Grace: Week 2
Trust the River
Thursday, February 4, 2016
Grace and mercy teach us that we are all much larger than the good or bad stories we tell about ourselves or about one another. Please don’t get caught in your small stories; they are usually less than half true, and therefore not really “true” at all. They’re usually based on hurts and unconscious agendas that allow us to see and judge things in a very selective way. They’re not the whole You, not the Great You, not the Great River. Therefore it is not where your big life can really happen. No wonder the Spirit is described as “flowing water” and as “a spring inside you” (John 4:10-14) or, at the end of the Bible, as a “river of life” (Revelation 22:1-2). Strangely, your real life is not about “you.” It is a part of a much larger stream called God.
I believe that faith might be precisely that ability to trust the Big River of God’s providential love, which is to trust the visible embodiment (the Son), the flow (the Holy Spirit), and the source itself (the Father). This is a divine process that we don’t have to change, coerce, or improve. We just need to allow it and enjoy it. That takes immense confidence, especially when we’re hurting. Usually, I can feel myself get panicky. Then I want to quickly make things right. I lose my ability to be present and I go up into my head and start obsessing. Soon I tend to be overly focused in my head to such a point that I don’t really feel or experience things in my heart and body. I’m oriented toward goals and making things happen, trying to push or even create my own river. Yet the Big River is already flowing through me and I am only one small part of it.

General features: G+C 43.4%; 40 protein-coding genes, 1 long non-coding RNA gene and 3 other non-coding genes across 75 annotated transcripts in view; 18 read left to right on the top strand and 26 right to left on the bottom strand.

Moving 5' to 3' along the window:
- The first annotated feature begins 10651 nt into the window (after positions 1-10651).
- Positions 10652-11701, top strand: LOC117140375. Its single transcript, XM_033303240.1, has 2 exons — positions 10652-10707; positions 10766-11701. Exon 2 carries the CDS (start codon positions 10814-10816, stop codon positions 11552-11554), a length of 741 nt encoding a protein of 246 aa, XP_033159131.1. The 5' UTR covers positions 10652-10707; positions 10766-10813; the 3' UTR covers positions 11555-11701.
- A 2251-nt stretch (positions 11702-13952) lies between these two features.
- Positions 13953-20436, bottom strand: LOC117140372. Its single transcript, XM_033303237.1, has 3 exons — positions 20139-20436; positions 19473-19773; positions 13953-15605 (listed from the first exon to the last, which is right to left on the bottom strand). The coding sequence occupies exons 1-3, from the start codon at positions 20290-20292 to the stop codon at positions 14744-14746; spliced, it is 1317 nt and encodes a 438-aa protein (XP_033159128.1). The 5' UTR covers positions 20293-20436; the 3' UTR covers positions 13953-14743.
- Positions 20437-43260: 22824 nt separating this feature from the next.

Faith does not need to push the river precisely because it is able to trust that there is a river. The river is flowing; we are already in it. This is probably the deepest meaning of “divine providence.” So do not be afraid. We have been proactively given the Spirit by a very proactive God. Jesus understands this gift as a foregone conclusion: “If you, who are evil, know how to give your children what is good, how much more will the heavenly Father give you the Holy Spirit?” (Luke 11:13).
Simone Weil said, “It is grace that forms a void inside of us and it is also grace that fills that void.” Grace leads us to the state of emptiness, to that momentary sense of meaninglessness in which we ask, “What is it all for? What does it all mean?” Without grace we will not enter into such a necessary void, and without grace the void will not be filled. All we can do is try to keep our hands cupped and open. And it is even grace to do that. But we must want grace and know we need it.
Ask yourself regularly, “What am I afraid of? Does it matter? Will it matter at the end or in the great scheme of things? Is it worth holding on to?” Grace will lead you into such fears and emptiness, and grace alone can fill them up, if we are willing to stay in the void. It is a kind of “negative capability” that God seems to make constant use of. We mustn’t engineer an answer too quickly. We mustn’t get settled too fast. We all want to manufacture an answer to take away our anxiety and settle the dust. To stay in God’s hands, to trust, means that we usually have to let go of our attachments to feelings—which are going to pass away anyway (which is the irony of it all). People of deep faith develop a high tolerance for ambiguity, and come to recognize that it is only the small self that needs certitude or perfect order all the time. The Godself is perfectly at home in the River of Mystery.
Gateway to Silence:
Everything is grace.
Adapted from Richard Rohr, Everything Belongs: The Gift of Contemplative Prayer (The Crossroad Publishing Company: 2003), 46, 53, 142-144.